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MOAB — Residents in southeastern Utah quickly fell in love with an extremely rare melanistic mule deer that frolicked through their yards and around town over the past three years or so. They would go on to playfully name him “Coal” for his extremely rare dark coat.
Coal first appeared in town as a fawn in 2016, said Moab resident Sherrie Costanza.
“Everybody would see him. He’d pop up in people’s yards,” she said, adding that residents were quick to upload pictures of Coal online once he appeared.
It's difficult to quantify how rare melanistic mule deer are. Outdoor news outlet Wide Open Spaces reported there had only been sightings of a rare melanistic deer in 29 states as of 2018. Utah Division of Wildlife Resources conservation officer Adam Wallerstein estimates only 1 in about 2 million mule deer have the same coat complexion, which is created by an overproduction of the pigment melanin — that’s even rarer than an albino or piebald mule deer. Wallerstein said he had never even heard of a melanistic mule deer until Coal came around.
Coal quickly turned into a local wildlife celebrity.
“He became kind of a pillar of the community. A lot of people enjoyed watching him,” Wallerstein said. “People tolerated him eating their vegetables and getting into their gardens. It was a neat thing. There was never anything negative about him.”
However, on Dec. 17, a resident reported to the DWR that they had found Coal dead in their backyard. There was no sign of trauma. Wallerstein said the deer appeared frail and wasn’t very heavy for a 3 1/2-year-old buck. The cause of his death remains unknown; test results for chronic wasting disease are expected to be given to the DWR in the coming weeks.
Work is now being done to preserve the rare deer so that Coal will be a permanent fixture in the community. Moab residents banded together to raise $650 to have Coal sent to a taxidermy specialist, Costanza said. She and her husband, Clint, gathered residents together to fund the project.
He became kind of a pillar of the community. A lot of people enjoyed watching him.
–Utah Division of Wildlife Resources conservation officer Adam Wallerstein, talking about Coal the deer
The goal to preserve the rare deer’s legacy began shortly after Coal was found dead. The Costanzas had good connections with a taxidermy specialist named Darryl Powell in Grand Junction, Colorado. Wallerstein contacted the Costanzas after the deer was caped to see if there was a way to get the deer mounted and preserved, Sherrie Costanza said. They set up a Facebook page to seek donations and within three days had received enough funding from a little more than a dozen residents or businesses in the area.
Powell, who owns and operates Darryl’s Taxidermy, received Coal a few weeks ago. He told KSL.com he had never heard of the deer before talking with the Costanzas but the deer’s hide was kept in good enough condition that he believed it would be suitable for the taxidermy process.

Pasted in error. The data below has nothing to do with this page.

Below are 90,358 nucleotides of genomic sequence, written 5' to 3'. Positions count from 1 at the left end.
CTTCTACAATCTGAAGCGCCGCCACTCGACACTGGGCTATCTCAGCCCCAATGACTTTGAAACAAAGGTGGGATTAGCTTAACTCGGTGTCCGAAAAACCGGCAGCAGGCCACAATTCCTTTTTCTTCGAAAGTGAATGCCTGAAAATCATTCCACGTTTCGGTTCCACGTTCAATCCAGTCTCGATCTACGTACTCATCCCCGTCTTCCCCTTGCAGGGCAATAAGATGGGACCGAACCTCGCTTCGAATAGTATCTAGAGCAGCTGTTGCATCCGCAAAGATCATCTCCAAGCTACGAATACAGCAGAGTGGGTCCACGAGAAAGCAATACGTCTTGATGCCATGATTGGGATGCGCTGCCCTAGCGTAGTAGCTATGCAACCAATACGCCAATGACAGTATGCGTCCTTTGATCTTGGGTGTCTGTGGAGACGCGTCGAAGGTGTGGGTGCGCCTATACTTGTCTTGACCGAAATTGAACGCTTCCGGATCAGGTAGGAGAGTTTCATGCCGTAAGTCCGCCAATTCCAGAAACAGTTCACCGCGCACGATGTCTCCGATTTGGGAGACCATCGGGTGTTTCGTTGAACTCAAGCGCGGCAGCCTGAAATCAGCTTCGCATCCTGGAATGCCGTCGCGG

Given his caseload, Powell said an animal may go more than a year before that process is complete. But he decided to expedite the process because of what it meant for people in Moab.
Powell opened his business 33 years ago and has worked in the taxidermy industry for 40 years, where he has dealt with animals in all shapes, sizes and even in rarity. During that time, he had never seen an animal as unique as Coal.
“It’s the first time I’ve seen anything like that. No one else (I've talked to) has seen anything like that in the wild. So, at this point, it’s quite a privilege and honor to be able to do this. It will be a feather in my hat,” Powell said.
He’s begun the process of taxidermy and will soon send Coal to a tannery. Powell expects to receive the deer hide back in a few months. He believes it might be ready to be mounted as early as this spring.
Powell added that his Facebook post about Coal on Sunday has already gained the biggest response he’s ever received on a project since the page was set up a few years ago. He’s also planning to provide Moab residents updates on Coal's taxidermy status through his company's Facebook page.
“(The) pressure’s on me, though,” he said with a laugh when bringing up how popular he's found Coal to be. “It’s gotta be good — can’t be cross-sighted.”
Once the taxidermy process is complete, Sherrie Costanza said there has been discussion to place Coal either in the city’s library or museum. If not there, Wallerstein said the deer could be sent to be displayed at the city’s visitors center.
While there isn’t a definite display location set, Sherrie Costanza called the ability to preserve the town’s popular critter “an amazing opportunity.” Wallerstein added he is also happy that Coal will be preserved for the community.
“It will be somewhere where the members of the community can go in and see him anytime they want,” he said.